My Art of Listening column this week is on the Simon Cowell-produced single for Haiti, "Everybody Hurts". The charity single, especially in Britain, is one of those things that we supposedly love to hate, an attitude summed up by the Guardian's Esther Addley in a piece about the enjoyable awfulness of such things: "You can't knock the sentiment -- so I won't even try."
But this time, there does appear to be a swell of dissent. Much of it is to be expected: Simon Cowell cultivates an abrasive media persona, so the sight of him riding to the rescue of Haiti is bound to wind people up.
The song covered, too, not only comes from a band beloved by rock fans*, but also contains lyrics that are strikingly inappropriate in the context of sending aid to a country whose history contains more hurt than most -- as Peter Hallward's feature in last week's magazine made clear.
It is part of a wider unease at the type of response to the Haiti earthquake encouraged by the mass media; as if the correct behaviour is to donate blindly without questioning the circumstances.
This post by k-punk (otherwise known as the NS contributor Mark Fisher) deplores the "You can't bring history into this" criticism levelled at writers, such as Hallward, who have suggested that Haiti's plight may have political as well as environmental causes.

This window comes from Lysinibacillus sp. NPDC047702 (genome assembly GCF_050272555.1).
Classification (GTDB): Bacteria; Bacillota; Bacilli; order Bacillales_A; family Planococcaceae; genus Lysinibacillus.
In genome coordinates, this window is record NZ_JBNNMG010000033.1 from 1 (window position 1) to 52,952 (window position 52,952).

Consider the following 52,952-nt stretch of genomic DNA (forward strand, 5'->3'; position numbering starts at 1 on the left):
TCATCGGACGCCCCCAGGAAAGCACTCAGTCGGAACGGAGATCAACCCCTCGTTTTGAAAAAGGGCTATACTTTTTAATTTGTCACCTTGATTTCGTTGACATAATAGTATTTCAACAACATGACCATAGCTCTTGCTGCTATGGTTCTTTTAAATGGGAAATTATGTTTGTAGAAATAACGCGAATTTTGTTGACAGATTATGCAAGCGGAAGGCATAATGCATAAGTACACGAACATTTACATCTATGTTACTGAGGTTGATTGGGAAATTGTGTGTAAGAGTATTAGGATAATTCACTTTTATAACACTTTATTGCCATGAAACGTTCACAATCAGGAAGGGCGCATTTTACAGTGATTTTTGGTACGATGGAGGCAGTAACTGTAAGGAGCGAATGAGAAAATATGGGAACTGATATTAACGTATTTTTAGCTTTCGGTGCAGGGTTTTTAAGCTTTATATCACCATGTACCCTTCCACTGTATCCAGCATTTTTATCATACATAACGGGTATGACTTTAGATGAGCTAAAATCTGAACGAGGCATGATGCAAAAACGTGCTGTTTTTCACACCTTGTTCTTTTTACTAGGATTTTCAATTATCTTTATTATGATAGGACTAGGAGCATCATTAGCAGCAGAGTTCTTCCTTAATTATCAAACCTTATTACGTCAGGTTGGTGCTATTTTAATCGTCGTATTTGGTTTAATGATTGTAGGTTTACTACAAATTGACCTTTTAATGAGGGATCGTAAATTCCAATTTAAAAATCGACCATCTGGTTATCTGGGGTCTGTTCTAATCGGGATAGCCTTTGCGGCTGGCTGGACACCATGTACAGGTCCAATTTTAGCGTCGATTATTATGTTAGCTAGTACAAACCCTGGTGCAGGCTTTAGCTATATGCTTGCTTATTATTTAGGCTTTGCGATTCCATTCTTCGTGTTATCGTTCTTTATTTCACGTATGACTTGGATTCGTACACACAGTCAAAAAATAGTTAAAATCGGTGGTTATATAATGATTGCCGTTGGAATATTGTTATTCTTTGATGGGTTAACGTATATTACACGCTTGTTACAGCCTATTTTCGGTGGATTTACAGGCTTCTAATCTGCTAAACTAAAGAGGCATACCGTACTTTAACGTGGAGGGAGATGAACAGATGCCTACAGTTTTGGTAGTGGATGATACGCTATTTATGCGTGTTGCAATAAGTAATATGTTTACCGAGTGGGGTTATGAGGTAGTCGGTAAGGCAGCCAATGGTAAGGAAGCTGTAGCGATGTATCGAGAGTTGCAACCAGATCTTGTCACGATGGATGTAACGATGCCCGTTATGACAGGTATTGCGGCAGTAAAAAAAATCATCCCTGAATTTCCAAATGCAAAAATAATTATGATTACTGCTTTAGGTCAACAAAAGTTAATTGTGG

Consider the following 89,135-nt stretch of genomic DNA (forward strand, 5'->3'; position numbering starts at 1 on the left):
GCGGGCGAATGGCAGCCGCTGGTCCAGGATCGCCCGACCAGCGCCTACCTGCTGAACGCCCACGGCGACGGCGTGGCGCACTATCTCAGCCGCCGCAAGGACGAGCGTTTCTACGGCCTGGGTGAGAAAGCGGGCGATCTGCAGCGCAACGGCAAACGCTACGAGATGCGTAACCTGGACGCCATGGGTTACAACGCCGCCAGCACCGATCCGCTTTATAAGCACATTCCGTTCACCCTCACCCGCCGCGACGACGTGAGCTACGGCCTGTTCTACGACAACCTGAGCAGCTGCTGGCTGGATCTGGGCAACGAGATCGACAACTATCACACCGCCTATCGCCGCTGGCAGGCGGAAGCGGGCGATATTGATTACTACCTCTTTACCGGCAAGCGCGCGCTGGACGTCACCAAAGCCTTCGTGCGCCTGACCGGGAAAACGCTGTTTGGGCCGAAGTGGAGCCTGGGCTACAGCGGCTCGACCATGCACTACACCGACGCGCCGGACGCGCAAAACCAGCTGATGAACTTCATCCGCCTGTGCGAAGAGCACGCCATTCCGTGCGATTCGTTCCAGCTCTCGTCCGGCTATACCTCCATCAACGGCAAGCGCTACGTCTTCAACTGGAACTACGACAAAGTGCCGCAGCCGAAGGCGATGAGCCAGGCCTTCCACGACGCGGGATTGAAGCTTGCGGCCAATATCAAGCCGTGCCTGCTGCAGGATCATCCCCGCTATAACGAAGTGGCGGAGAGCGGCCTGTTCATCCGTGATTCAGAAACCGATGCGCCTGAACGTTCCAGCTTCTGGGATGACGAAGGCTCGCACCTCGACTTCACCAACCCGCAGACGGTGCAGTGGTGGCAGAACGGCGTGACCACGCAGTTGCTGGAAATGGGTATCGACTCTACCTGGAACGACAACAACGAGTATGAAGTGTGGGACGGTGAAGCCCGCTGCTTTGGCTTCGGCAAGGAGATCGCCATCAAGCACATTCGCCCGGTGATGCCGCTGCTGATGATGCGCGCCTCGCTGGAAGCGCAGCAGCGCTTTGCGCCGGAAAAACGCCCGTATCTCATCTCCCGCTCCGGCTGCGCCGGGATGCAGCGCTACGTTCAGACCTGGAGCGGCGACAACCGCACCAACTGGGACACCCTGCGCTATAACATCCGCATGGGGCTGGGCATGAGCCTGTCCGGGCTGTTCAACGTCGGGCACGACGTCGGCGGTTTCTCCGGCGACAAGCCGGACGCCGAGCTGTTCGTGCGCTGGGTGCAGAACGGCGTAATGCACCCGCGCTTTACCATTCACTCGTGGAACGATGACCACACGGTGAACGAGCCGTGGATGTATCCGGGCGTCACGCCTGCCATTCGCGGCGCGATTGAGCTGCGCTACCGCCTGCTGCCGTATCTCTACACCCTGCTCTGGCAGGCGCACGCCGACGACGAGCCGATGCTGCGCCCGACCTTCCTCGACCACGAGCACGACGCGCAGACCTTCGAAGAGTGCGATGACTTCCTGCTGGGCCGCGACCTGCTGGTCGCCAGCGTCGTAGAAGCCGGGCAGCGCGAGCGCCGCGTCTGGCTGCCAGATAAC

And Bat, Bean, Beam ("a weblog on memory and technology") makes a striking comparison between news footage of the disaster and the film Avatar : both are spectacles of such intensity that any critical response from the public is deemed unseemly.
The fact remains that there are several million people in desperate need of help. On this note, Bat, Bean, Beam has perhaps the best advice: "Yes, give, and give discriminately."
(*Although not by everyone. The most succinct comment on the single so far comes from Freaky Trigger's Tom Ewing: "I've long loathed 'Everybody Hurts' so take a kind of mean comfort in the fact that now everybody else will too.")